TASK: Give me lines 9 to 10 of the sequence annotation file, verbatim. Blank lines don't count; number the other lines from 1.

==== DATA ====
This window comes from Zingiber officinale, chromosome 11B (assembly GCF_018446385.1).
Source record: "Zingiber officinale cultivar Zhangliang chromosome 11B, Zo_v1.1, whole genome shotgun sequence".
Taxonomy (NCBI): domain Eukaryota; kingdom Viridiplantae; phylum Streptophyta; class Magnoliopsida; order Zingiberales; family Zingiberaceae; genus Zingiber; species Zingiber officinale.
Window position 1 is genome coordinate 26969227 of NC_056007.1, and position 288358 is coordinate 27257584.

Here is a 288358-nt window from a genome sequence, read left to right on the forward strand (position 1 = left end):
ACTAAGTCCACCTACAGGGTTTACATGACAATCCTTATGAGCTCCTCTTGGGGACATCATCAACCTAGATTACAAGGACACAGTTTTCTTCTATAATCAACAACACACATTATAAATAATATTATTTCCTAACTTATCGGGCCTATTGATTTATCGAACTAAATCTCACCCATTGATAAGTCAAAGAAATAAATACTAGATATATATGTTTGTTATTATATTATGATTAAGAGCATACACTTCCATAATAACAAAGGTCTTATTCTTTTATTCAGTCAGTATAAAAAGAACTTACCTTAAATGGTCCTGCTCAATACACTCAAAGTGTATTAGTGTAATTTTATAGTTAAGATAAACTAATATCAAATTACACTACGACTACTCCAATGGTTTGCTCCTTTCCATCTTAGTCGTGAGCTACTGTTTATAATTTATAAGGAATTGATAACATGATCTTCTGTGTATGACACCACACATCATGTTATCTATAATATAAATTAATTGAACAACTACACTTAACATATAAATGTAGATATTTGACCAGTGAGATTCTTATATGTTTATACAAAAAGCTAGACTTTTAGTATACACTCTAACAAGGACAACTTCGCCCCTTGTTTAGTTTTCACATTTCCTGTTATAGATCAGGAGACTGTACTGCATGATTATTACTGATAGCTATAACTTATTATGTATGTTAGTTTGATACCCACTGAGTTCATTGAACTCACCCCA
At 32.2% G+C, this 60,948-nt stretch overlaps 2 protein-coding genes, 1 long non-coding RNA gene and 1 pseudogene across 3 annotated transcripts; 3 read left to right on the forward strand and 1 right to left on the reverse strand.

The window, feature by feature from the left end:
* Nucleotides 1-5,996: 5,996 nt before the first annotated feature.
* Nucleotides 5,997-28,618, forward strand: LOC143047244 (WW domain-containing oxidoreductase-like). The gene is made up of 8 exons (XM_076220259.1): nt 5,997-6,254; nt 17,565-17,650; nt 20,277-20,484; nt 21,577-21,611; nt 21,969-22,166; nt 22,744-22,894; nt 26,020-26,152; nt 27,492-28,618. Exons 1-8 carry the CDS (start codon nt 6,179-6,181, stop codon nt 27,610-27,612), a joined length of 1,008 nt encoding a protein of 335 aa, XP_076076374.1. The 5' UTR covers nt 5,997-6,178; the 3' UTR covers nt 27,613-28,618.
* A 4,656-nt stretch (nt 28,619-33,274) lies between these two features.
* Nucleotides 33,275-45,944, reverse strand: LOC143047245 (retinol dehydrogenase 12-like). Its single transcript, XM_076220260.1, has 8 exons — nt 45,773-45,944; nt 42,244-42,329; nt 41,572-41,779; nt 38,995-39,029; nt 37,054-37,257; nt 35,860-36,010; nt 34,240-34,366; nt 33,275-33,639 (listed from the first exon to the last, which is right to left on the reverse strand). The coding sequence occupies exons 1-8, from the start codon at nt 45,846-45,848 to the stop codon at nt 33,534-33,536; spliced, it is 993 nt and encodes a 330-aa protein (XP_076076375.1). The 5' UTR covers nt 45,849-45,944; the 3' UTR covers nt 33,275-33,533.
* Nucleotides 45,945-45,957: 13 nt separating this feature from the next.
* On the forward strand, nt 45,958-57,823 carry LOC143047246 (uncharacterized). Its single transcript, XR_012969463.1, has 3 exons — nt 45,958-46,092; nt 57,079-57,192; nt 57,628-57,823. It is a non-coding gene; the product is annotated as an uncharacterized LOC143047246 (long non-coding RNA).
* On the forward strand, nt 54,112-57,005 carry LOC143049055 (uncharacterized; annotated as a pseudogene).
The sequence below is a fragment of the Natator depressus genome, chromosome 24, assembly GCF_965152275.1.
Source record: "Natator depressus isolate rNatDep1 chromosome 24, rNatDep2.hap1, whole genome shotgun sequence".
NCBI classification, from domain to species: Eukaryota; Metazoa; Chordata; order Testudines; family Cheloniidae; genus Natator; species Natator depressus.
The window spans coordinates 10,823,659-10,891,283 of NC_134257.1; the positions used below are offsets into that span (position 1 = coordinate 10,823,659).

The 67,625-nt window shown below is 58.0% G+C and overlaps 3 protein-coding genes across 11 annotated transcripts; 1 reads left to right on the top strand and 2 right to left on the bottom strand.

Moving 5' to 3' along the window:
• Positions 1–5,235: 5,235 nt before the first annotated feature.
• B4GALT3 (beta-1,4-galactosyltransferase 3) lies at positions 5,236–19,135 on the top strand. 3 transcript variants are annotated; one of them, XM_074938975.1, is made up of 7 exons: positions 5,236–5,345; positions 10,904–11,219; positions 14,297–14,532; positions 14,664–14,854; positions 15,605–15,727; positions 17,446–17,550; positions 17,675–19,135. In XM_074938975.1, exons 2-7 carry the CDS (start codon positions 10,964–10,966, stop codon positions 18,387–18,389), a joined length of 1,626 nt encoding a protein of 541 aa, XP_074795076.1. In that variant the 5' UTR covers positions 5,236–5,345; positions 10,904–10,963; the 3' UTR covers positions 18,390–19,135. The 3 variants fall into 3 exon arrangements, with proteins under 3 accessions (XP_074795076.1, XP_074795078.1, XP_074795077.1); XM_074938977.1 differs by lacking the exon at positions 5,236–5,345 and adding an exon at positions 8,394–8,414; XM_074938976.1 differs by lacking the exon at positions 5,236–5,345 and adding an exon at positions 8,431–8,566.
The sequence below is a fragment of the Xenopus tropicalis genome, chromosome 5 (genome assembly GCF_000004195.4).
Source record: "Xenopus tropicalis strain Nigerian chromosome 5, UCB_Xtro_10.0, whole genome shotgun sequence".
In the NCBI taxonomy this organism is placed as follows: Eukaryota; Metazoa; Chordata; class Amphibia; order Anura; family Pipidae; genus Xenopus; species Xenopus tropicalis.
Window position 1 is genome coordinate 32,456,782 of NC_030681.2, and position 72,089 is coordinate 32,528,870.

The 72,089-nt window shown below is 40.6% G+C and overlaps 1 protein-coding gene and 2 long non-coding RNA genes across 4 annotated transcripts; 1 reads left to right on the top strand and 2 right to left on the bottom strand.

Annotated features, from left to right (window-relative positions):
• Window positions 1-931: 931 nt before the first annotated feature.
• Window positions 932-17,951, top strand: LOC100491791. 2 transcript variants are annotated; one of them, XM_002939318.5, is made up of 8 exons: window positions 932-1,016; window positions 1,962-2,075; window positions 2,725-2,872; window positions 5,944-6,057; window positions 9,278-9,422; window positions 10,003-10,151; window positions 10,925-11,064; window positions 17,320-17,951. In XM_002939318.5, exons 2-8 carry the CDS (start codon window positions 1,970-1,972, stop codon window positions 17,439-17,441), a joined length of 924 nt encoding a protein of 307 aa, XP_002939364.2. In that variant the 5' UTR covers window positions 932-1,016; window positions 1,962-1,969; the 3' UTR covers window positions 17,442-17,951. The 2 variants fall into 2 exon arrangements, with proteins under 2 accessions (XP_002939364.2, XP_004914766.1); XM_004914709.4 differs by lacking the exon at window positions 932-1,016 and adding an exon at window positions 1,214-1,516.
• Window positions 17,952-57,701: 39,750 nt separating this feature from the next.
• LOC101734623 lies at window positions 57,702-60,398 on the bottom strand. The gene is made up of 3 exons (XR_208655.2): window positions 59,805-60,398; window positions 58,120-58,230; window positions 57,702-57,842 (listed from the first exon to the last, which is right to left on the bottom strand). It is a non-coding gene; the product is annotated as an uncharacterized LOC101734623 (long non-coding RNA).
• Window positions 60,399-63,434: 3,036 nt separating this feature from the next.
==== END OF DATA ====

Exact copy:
* Nucleotides 1-5,996: 5,996 nt before the first annotated feature.
* Nucleotides 5,997-28,618, forward strand: LOC143047244 (WW domain-containing oxidoreductase-like). The gene is made up of 8 exons (XM_076220259.1): nt 5,997-6,254; nt 17,565-17,650; nt 20,277-20,484; nt 21,577-21,611; nt 21,969-22,166; nt 22,744-22,894; nt 26,020-26,152; nt 27,492-28,618. Exons 1-8 carry the CDS (start codon nt 6,179-6,181, stop codon nt 27,610-27,612), a joined length of 1,008 nt encoding a protein of 335 aa, XP_076076374.1. The 5' UTR covers nt 5,997-6,178; the 3' UTR covers nt 27,613-28,618.